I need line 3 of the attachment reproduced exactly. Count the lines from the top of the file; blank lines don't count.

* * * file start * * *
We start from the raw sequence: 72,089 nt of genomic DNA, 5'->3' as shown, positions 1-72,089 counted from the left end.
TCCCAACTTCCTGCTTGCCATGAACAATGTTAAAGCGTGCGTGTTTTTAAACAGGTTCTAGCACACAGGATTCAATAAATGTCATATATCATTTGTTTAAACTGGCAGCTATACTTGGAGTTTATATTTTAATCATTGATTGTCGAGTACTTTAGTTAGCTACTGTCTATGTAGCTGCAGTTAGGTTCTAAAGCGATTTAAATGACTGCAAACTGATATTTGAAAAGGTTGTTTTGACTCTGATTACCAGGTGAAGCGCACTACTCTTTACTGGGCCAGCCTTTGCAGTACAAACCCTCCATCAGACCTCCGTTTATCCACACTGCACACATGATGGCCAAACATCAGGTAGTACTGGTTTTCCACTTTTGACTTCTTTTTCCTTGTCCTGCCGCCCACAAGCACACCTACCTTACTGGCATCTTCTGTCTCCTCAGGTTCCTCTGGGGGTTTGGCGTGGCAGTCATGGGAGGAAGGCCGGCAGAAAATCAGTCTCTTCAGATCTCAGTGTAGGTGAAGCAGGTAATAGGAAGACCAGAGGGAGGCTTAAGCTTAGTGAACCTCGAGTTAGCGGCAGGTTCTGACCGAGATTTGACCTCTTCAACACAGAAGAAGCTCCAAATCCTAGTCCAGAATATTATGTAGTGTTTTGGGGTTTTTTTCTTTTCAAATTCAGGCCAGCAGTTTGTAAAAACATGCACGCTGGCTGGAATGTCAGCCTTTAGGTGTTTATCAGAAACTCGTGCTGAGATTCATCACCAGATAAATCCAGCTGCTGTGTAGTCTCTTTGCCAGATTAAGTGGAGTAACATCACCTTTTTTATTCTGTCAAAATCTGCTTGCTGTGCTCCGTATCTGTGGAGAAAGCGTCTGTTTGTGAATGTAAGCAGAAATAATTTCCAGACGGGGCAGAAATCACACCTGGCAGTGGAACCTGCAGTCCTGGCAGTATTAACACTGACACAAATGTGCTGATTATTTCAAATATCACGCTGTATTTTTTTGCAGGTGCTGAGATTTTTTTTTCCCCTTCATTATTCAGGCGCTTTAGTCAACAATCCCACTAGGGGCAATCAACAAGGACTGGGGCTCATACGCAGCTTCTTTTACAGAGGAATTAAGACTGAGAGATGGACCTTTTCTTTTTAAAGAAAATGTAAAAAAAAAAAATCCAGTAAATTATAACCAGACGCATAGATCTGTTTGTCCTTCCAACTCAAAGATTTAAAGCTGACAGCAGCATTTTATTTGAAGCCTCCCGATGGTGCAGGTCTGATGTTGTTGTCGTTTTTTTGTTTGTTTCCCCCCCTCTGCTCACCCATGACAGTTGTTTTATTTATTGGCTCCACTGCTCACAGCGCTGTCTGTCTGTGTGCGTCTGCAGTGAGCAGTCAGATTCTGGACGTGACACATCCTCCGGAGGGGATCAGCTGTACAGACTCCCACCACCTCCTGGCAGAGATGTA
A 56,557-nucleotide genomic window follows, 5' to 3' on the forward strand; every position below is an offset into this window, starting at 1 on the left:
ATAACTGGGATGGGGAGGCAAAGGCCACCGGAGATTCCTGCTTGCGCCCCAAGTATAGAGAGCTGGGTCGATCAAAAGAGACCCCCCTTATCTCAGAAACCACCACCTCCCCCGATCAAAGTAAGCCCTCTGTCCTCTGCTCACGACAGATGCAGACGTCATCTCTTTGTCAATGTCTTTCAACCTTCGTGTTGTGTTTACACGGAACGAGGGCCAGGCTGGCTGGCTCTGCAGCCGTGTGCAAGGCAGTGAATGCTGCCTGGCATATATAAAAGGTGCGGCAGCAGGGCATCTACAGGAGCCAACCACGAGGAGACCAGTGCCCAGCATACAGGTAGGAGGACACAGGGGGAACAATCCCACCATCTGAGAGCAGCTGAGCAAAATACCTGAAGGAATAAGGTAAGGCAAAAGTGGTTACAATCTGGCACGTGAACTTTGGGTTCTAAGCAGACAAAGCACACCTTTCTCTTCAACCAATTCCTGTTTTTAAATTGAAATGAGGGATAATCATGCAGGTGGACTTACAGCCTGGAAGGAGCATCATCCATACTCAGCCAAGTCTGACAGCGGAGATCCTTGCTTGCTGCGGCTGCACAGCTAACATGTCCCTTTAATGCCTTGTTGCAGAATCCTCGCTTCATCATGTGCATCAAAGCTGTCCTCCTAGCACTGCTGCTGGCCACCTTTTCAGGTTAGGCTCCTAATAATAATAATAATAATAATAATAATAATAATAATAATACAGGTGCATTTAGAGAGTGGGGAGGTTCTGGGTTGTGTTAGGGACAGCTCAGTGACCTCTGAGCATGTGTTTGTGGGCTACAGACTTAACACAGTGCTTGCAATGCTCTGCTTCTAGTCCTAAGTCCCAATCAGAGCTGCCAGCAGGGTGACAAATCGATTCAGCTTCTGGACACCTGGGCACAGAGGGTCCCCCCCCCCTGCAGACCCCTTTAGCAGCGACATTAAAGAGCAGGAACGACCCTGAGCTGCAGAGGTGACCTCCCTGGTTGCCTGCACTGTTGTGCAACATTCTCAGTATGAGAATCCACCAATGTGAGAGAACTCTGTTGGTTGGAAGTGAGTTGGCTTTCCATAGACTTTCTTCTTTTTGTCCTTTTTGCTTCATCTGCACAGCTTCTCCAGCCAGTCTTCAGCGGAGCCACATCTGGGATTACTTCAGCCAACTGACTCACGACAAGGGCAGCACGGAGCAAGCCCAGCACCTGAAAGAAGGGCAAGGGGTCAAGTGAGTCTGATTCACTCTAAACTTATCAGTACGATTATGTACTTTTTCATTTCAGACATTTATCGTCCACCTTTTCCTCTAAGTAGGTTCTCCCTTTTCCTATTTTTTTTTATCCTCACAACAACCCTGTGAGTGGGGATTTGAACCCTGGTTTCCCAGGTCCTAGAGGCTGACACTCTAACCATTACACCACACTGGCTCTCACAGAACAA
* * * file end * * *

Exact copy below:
A 56,557-nucleotide genomic window follows, 5' to 3' on the forward strand; every position below is an offset into this window, starting at 1 on the left: